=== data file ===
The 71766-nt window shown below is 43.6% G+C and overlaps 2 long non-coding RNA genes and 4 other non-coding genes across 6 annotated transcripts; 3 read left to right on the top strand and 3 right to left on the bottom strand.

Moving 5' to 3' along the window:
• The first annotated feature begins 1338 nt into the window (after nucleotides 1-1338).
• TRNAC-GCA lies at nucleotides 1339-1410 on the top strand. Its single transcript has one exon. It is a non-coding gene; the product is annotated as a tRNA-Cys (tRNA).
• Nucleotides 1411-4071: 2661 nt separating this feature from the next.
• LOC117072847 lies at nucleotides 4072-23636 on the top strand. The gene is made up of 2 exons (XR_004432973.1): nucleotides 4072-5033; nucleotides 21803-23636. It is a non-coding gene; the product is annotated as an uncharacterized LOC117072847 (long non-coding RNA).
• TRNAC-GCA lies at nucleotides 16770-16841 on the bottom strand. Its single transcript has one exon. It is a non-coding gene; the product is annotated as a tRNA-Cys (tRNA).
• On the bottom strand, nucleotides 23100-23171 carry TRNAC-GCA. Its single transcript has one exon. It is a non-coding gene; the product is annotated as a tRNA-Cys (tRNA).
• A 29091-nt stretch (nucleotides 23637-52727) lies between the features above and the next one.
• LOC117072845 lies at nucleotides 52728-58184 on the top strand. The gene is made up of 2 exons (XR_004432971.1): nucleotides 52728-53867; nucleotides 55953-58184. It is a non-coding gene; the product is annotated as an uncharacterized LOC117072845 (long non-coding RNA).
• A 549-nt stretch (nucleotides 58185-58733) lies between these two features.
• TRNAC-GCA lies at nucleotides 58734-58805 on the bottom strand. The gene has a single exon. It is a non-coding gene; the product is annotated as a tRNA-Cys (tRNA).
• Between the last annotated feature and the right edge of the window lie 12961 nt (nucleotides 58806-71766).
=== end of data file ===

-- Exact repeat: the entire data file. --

The 71766-nt window shown below is 43.6% G+C and overlaps 2 long non-coding RNA genes and 4 other non-coding genes across 6 annotated transcripts; 3 read left to right on the top strand and 3 right to left on the bottom strand.

Moving 5' to 3' along the window:
• The first annotated feature begins 1338 nt into the window (after nucleotides 1-1338).
• TRNAC-GCA lies at nucleotides 1339-1410 on the top strand. Its single transcript has one exon. It is a non-coding gene; the product is annotated as a tRNA-Cys (tRNA).
• Nucleotides 1411-4071: 2661 nt separating this feature from the next.
• LOC117072847 lies at nucleotides 4072-23636 on the top strand. The gene is made up of 2 exons (XR_004432973.1): nucleotides 4072-5033; nucleotides 21803-23636. It is a non-coding gene; the product is annotated as an uncharacterized LOC117072847 (long non-coding RNA).
• TRNAC-GCA lies at nucleotides 16770-16841 on the bottom strand. Its single transcript has one exon. It is a non-coding gene; the product is annotated as a tRNA-Cys (tRNA).
• On the bottom strand, nucleotides 23100-23171 carry TRNAC-GCA. Its single transcript has one exon. It is a non-coding gene; the product is annotated as a tRNA-Cys (tRNA).
• A 29091-nt stretch (nucleotides 23637-52727) lies between the features above and the next one.
• LOC117072845 lies at nucleotides 52728-58184 on the top strand. The gene is made up of 2 exons (XR_004432971.1): nucleotides 52728-53867; nucleotides 55953-58184. It is a non-coding gene; the product is annotated as an uncharacterized LOC117072845 (long non-coding RNA).
• A 549-nt stretch (nucleotides 58185-58733) lies between these two features.
• TRNAC-GCA lies at nucleotides 58734-58805 on the bottom strand. The gene has a single exon. It is a non-coding gene; the product is annotated as a tRNA-Cys (tRNA).
• Between the last annotated feature and the right edge of the window lie 12961 nt (nucleotides 58806-71766).